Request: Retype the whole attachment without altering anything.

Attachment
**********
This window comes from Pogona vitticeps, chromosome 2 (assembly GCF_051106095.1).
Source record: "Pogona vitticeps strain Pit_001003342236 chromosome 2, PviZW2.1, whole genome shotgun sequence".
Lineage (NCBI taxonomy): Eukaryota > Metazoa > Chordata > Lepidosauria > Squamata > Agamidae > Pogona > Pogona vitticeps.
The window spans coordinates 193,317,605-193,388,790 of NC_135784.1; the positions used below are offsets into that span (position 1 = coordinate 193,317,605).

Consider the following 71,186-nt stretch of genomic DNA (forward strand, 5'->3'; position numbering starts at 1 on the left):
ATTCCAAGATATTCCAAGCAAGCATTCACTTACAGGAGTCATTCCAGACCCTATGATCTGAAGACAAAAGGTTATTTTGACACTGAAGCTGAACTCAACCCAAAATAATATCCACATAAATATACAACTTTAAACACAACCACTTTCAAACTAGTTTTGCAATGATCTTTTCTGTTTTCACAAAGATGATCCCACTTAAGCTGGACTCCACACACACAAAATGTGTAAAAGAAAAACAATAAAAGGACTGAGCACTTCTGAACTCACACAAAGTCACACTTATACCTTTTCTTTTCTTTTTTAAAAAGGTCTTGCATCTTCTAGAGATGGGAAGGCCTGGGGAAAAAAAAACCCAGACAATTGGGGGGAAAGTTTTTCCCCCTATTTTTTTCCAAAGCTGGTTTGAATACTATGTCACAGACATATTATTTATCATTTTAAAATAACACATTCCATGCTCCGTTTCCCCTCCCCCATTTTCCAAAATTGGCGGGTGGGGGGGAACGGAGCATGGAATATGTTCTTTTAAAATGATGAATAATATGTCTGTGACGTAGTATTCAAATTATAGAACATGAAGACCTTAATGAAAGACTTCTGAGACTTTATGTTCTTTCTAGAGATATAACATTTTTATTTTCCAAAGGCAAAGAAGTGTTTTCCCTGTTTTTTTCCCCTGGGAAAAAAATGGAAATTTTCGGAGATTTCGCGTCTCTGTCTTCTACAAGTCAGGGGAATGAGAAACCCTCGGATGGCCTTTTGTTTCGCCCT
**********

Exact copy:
This window comes from Pogona vitticeps, chromosome 2 (assembly GCF_051106095.1).
Source record: "Pogona vitticeps strain Pit_001003342236 chromosome 2, PviZW2.1, whole genome shotgun sequence".
Lineage (NCBI taxonomy): Eukaryota > Metazoa > Chordata > Lepidosauria > Squamata > Agamidae > Pogona > Pogona vitticeps.
The window spans coordinates 193,317,605-193,388,790 of NC_135784.1; the positions used below are offsets into that span (position 1 = coordinate 193,317,605).

Consider the following 71,186-nt stretch of genomic DNA (forward strand, 5'->3'; position numbering starts at 1 on the left):
ATTCCAAGATATTCCAAGCAAGCATTCACTTACAGGAGTCATTCCAGACCCTATGATCTGAAGACAAAAGGTTATTTTGACACTGAAGCTGAACTCAACCCAAAATAATATCCACATAAATATACAACTTTAAACACAACCACTTTCAAACTAGTTTTGCAATGATCTTTTCTGTTTTCACAAAGATGATCCCACTTAAGCTGGACTCCACACACACAAAATGTGTAAAAGAAAAACAATAAAAGGACTGAGCACTTCTGAACTCACACAAAGTCACACTTATACCTTTTCTTTTCTTTTTTAAAAAGGTCTTGCATCTTCTAGAGATGGGAAGGCCTGGGGAAAAAAAAACCCAGACAATTGGGGGGAAAGTTTTTCCCCCTATTTTTTTCCAAAGCTGGTTTGAATACTATGTCACAGACATATTATTTATCATTTTAAAATAACACATTCCATGCTCCGTTTCCCCTCCCCCATTTTCCAAAATTGGCGGGTGGGGGGGAACGGAGCATGGAATATGTTCTTTTAAAATGATGAATAATATGTCTGTGACGTAGTATTCAAATTATAGAACATGAAGACCTTAATGAAAGACTTCTGAGACTTTATGTTCTTTCTAGAGATATAACATTTTTATTTTCCAAAGGCAAAGAAGTGTTTTCCCTGTTTTTTTCCCCTGGGAAAAAAATGGAAATTTTCGGAGATTTCGCGTCTCTGTCTTCTACAAGTCAGGGGAATGAGAAACCCTCGGATGGCCTTTTGTTTCGCCCT